Five Nights in Cuba’s Tourist Apartheid
On a cloudy afternoon in early July, I went with my daughter to the reservation office in the basement of the Habana Libre hotel, to reserve for mid-August five nights in a hotel in Cayo Coco, in the north of Ciego Avila province, some 360 miles from the capital.
I started saving the money for it in September of last year. A tourism representative suggested the Memories Flamenco Beach Resort. The price was absolutely prohibitive for an ordinary Cuba: 1,188 Cuban convertible pesos (CUC), which, when adding the cost of transportation, was nothing less than 1,290 CUC for five days of sun and beach.
On the day of departure, at four in the morning, we were there will two pieces of hand luggage and a briefcase, waiting for the bus that would take us to Cayo Coco. They told us to come to the parking lot of the Roman Fonst Sports hall, adjacent to the interprovincial bus terminal in the Plaza de la Revolution municipality.
In the dark, some twenty sleepy people ate a hurried breakfast before boarding the bus. With a punctuality rare in Cuba, the bus came to pick us up at five in the morning.
The driver, a skinny guy with a military-style haircut, recited the instructions like a prayer. “You cannot eat inside the bus. We will make two stops along the way. And those who want to urinate let me know, to stop the vehicle, as there is no bathroom on board.”
The man was in a bad mood or was simply a hurry. The bus, belonging to Gaviota, an emporium of military capitalism in Cuba, rolled down the national highway at the speed of a Formula One car.
“Sir, we want to live to enjoy our short vacation,” commented a pair of married doctors who had spent two years working in the intricate landscape of deepest Brazil.
At least for domestic tourism, or because they are cutting back, Gaviota doesn’t include a tour guide on the trip. “What for? It’s assumed Cubans should know by heart their own country,” said the assistant driver, shrugging his shoulders.
Looking out the windows from inside the bus, the landscape of the Cuban countryside is lamentable. Bony cattle wandering around hungry, the invasive marabou weed overrunning wastelands, and little islands planted in cane and bananas.
On the outskirts of Jagüey Grande the famous citric cultivation plan created by Fidel Castro no longer exists. Thousands of acres are covered in grass without a single orange grove to be seen.
“I’m not saying oranges have to cost two pesos a piece. Three years from now, given the chaos in agriculture, getting an orange will be has hard as it is not get a piece of beef,” commented Joel, owner of a small family restaurant who rented a room for three nights in Cayo Coco.
One of the mandatory stops was at a country estate owned by Guillermo Garcia, an illiterate peasant who, after the Revolution, came down from the Sierra Maestra with the rank of commander and is known for his temper tantrums and whims and who has accumulated more power than a minister, despite not having a professional education.
Former guerrilla Garcia is a kind of “socialist” landlord, cavalierly above following the country’s laws. He owns cockfight pits, dozens of thoroughbred horses and drinks Chivas Regal like it was a soft drink.
There is no information or transparency about how the founders of the olive-green Revolution manage the public money, including for the military enterprise Gaviota. Cuba is a gerontocracy of old cronies who took power at the point of a carbine and don’t believe they are accountable to the citizens.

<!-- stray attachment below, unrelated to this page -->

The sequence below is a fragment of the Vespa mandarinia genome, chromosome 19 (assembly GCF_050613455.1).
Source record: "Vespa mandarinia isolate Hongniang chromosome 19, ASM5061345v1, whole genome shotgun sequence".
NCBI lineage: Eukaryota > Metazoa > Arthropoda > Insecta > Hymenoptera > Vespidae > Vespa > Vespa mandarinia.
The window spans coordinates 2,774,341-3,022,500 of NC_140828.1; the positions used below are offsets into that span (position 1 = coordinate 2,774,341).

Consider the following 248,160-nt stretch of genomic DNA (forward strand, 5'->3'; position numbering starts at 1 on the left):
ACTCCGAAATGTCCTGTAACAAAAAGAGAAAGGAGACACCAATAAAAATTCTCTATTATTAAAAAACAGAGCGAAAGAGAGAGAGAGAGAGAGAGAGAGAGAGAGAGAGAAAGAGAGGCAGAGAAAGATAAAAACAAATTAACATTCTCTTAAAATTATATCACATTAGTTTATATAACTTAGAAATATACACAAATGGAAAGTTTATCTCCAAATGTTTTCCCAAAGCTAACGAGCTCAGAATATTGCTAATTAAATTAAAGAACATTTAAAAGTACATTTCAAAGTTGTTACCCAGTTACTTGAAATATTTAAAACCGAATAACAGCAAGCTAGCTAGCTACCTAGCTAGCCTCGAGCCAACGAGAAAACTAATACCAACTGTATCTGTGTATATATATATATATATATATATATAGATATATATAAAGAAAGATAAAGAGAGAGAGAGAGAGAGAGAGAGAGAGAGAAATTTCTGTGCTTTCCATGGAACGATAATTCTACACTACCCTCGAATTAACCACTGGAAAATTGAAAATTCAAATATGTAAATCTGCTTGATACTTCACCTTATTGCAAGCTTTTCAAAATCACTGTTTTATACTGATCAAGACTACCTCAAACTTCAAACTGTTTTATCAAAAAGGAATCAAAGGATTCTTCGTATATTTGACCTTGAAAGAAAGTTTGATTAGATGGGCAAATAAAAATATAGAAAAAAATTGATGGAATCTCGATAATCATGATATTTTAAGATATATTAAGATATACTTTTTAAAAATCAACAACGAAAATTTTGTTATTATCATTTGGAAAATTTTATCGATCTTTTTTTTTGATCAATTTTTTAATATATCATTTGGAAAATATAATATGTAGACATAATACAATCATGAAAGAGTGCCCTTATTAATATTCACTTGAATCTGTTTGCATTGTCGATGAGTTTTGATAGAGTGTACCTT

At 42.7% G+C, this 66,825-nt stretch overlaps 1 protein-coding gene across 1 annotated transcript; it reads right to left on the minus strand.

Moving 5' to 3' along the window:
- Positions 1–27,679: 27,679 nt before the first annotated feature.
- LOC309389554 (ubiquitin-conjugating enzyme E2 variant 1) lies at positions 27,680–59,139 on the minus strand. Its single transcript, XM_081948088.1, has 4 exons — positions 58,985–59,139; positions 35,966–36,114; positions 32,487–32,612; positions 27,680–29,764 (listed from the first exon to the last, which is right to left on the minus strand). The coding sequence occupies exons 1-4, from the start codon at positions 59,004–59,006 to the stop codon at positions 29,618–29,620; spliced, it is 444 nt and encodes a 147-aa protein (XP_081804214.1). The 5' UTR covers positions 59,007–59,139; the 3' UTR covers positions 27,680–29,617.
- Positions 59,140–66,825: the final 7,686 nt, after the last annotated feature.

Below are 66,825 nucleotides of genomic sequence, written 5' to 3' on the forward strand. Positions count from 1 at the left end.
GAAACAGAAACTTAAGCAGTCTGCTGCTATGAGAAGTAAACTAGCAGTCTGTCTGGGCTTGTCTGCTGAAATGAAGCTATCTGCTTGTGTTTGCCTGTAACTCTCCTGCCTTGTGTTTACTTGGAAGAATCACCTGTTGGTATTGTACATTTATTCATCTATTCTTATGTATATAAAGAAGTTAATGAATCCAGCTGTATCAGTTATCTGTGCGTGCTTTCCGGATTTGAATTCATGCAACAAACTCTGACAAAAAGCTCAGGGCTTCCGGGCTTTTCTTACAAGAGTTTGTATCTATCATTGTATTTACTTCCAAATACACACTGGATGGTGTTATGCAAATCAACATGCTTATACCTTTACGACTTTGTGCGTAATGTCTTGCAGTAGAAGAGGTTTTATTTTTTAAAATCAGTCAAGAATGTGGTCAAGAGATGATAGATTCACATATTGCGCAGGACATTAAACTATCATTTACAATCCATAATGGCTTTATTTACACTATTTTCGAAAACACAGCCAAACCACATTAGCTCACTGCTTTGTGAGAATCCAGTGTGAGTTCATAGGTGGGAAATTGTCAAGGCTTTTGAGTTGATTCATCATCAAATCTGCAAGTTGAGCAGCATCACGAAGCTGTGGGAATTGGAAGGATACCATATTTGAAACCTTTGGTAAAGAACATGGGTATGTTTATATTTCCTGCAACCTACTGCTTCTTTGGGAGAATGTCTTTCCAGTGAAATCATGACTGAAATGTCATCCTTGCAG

Around three in the afternoon, the Gaviota bus arrived at the Memories Flamenco Hotel. On paper, it’s a five-star hotel. In practice, being condescending, it would be a three-star tourist center. The military authorities of the smokeless industry on the island has a few unearned stripes to their hotels in order to charge more.
Memories Flamenco is a beach resort with an architecture in tune with its surroundings and the abundant vegetation. The service, is ordinarily lousy. For Cuban tourists there is no welcoming cocktail and the strip of beachfront is full of stones and appallingly bad.
The food seems to be plastic. There isn’t much variety and the native fruits are incomprehensibly in short supply. The culinary staff tries their best, but their slowness in waiting on the table or serving water is breathtaking.
Don’t come to this spa to eat fish or seafood. The main menu item, sliced chicken, eggs in all its variation, mutton, pork and low quality beef drowning in sauces and fat.
Cuban tourists are no longer used to what it was like before, loaded down with bags of food and dishes of meat looking like five story buildings.
Of course, from the moment they get off the bus, there is a marathon of drinking beer, rum or whiskey. Although the foreigners aren’t far behind. Especially the Russians.
“There are opportunities to undertake scientific experiments. Breakfast alcohol, lunch alcohol and dinner alcohol. I don’t know where they put so much liquor,” says a bartender.
The hotel’s recreation activities are varied and attractive. The rooms comfortable and the chambermaids strive to be creative in making up the beds.
It is always healthy to rest after a year of work. But paying the equivalent of five years’ salary of a professional for a five-night stay is not within reach of too many Cubans.
That’s the bad news. The good is, on 13 August, Fidel Castro’s birthday, nobody in the hotel celebrated the date nor was there a media barrage recalling the ninety-year-old ex-guerrilla.
It’s something to consider. In tourist facilities that operate “all inclusive” there are not billboards in support of the government. Something that the Cuban guests appreciate.
Hispanopost, 18 August 2016